Compassion: A tale of two cities
March 24, 2013
This is a tale of two similar Nevada towns steeped in military history and nurtured in humanity.
Both central Nevada cities witnessed the major importance of their respective military installation during the past three decades since Desert Storm, a campaign to liberate the Kuwaitis from the Iraqi army that invaded the small Middle East county in august 1990.
Since Sept. 11, 2001, both communities have seen their importance grow with the war on terrorism, and both have shared in the joy and the tragedy of conflict.
The triumphs and hardship of being rural cities, though, has made each community stronger with its people and in the manner residents conduct themselves during times of need.
Five Navy helicopter pilots temporary assigned to Naval Air Station Fallon lost their lives in a 2007 training mission during nighttime operations, thus accounting for one of the worst accidents in the history of the Navy's premier base for training pilots and their crews. Now, Hawthorne faces the sorrow of lost lives from Monday night's mortar explosion that killed seven marines and injured just as many.
Adversity, though, produces heroism and compassion. Heroism comes in the form of those first-responders who traveled to the training site south of Hawthorne trying to save lives. Heroism came in the form of CareFlight pilots maneuvering their helicopters over unfamiliar terrain during the night.
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Compassion, the one human characteristic that puts differences aside, responded with tears and words of comfort.
Fallon and Hawthorne share many similarities in dealing with adversity, more so in recent years.
When NAS Fallon's executive officer, Lt. Cmdr. Luther Hook and his three daughters died in a small airplane accident near the Fallon airport almost four years ago, the community wept, but both the civilian and military communities held hands with another, creating an inseparable bond in the face of tragedy.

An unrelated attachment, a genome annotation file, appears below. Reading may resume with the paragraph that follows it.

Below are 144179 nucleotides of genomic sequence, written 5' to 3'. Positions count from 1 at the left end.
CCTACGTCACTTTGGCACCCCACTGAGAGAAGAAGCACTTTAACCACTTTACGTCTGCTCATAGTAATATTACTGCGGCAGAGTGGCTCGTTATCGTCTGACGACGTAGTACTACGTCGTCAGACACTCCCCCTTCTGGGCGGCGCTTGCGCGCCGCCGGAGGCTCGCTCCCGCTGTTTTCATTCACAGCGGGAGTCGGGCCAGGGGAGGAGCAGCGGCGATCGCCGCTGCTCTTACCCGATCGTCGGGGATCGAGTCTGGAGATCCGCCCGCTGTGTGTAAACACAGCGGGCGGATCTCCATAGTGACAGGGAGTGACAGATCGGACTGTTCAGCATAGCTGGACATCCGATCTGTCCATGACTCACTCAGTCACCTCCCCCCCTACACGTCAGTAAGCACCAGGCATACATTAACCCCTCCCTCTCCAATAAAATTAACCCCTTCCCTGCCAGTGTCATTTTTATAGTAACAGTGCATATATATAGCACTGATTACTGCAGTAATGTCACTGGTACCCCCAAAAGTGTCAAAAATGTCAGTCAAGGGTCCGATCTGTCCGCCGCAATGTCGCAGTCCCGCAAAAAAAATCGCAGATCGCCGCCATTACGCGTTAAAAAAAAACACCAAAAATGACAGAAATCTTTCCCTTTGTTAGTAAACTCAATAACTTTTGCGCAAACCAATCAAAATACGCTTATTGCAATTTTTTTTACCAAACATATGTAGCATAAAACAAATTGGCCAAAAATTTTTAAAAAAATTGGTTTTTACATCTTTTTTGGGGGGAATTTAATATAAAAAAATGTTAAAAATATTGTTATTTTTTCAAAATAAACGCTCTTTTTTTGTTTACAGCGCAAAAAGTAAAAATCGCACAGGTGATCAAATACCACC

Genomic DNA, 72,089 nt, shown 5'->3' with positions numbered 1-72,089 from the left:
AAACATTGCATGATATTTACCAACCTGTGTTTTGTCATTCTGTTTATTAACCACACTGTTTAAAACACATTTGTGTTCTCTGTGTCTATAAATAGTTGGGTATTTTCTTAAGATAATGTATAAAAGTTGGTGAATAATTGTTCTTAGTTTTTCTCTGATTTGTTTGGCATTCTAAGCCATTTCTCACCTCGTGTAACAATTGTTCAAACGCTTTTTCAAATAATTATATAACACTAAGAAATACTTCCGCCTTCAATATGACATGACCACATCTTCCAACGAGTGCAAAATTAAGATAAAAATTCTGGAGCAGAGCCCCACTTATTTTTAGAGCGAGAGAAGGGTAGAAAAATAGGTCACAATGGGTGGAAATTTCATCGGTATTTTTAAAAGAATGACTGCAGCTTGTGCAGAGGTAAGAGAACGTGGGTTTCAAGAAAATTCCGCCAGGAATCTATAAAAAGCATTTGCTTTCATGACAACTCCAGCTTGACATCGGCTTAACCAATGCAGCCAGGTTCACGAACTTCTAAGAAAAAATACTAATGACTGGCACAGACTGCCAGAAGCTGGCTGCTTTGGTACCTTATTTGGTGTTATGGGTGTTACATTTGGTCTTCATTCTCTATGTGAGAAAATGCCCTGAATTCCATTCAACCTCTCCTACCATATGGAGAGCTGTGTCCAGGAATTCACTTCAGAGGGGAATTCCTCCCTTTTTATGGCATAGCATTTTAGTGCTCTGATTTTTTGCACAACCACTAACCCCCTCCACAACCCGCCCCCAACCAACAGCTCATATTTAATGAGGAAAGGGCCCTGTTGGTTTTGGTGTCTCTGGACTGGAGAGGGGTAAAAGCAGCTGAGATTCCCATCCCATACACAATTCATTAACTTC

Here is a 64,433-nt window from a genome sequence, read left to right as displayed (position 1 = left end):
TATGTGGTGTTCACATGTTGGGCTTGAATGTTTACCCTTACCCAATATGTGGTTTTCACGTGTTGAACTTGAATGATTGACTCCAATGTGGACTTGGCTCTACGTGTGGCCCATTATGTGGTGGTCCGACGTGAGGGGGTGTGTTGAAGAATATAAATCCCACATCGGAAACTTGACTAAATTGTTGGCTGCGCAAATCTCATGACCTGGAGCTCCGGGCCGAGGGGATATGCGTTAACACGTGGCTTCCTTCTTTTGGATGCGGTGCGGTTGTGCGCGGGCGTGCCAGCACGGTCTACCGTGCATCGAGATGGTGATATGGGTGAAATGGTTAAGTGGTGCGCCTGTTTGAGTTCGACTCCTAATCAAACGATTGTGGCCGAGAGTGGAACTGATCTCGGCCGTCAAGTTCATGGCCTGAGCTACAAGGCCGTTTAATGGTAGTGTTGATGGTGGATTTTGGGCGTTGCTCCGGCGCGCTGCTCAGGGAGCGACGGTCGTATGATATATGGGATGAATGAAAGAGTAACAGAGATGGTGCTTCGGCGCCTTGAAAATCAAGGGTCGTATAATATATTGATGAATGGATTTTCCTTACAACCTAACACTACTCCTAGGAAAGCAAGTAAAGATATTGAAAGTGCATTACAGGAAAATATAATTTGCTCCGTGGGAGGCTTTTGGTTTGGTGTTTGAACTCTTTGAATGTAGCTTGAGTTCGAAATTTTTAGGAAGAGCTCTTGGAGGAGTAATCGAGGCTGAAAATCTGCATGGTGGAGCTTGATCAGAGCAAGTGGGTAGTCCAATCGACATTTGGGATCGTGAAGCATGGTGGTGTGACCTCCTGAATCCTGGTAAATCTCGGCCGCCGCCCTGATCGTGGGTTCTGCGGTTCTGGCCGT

Likewise, when a big rig rolled into an Amtrak passenger train in June 2011, killing six people and injuring scores more, the Fallon community rallied to provide comfort and assistance to several hundred passengers transported to one of the elementary schools.
Now, before a national audience, Hawthorne's spotlight shines brightly again on its citizens. In coping with this latest tragedy, they will prevail like they have so many times before.
Hawthorne is special to those who call it home and to those who have a bond with the small town of 3,200 souls. During the early 1990s of Desert Shield and then Desert Storm, I served as a captain on the staff of a Nevada Army National Guard battalion, which had its headquarters on the depot's grounds. All guardsmen assigned to Hawthorne strongly appreciated the support from its residents, many of whom are military veterans.
Likewise, after one of Hawthorne's own, Spc. Tim Hall, suffered life-threatening injuries from a mortar round in Afghanistan almost three years ago, the community rallied behind Tim and his parents. When Tim returned home in December of the same year after undergoing rehabilitation at the Walter Reed Medical Center in Washington, D.C., I covered his homecoming for both the LVN and The Associated Press. Hundreds of Hawthorne residents braved a chilly winter wind at the airport to welcome home the young soldier, who lost both his legs. Many more lined the streets as Mineral County Sheriff's deputies escorted Tim and his family to their home than had been retrofitted by volunteers to allow the young soldier easier access with his wheelchair.
Now, Hawthorne's residents quickly moved to action this week by holding fundraisers and donating money to the families of those young marines who died on a remote corner of the sprawling depot. Although most residents never knew these Marines by name or recognition, they, nevertheless, feel the pain as if each young man had been a lifetime resident of this community.
These unselfish actions — whether shown by Fallon or Hawthorne residents — always renew my faith in mankind's compassion to one another … and for many people including me, that is why we prefer to live in a smaller community where the bonds are tighter during both those times of triumph and especially during the sorrow of tragedy when angels wipe away their tears.
Steve Ranson, editor of the Lahontan Valley News, retired from the Nevada Army National Guard in 2009.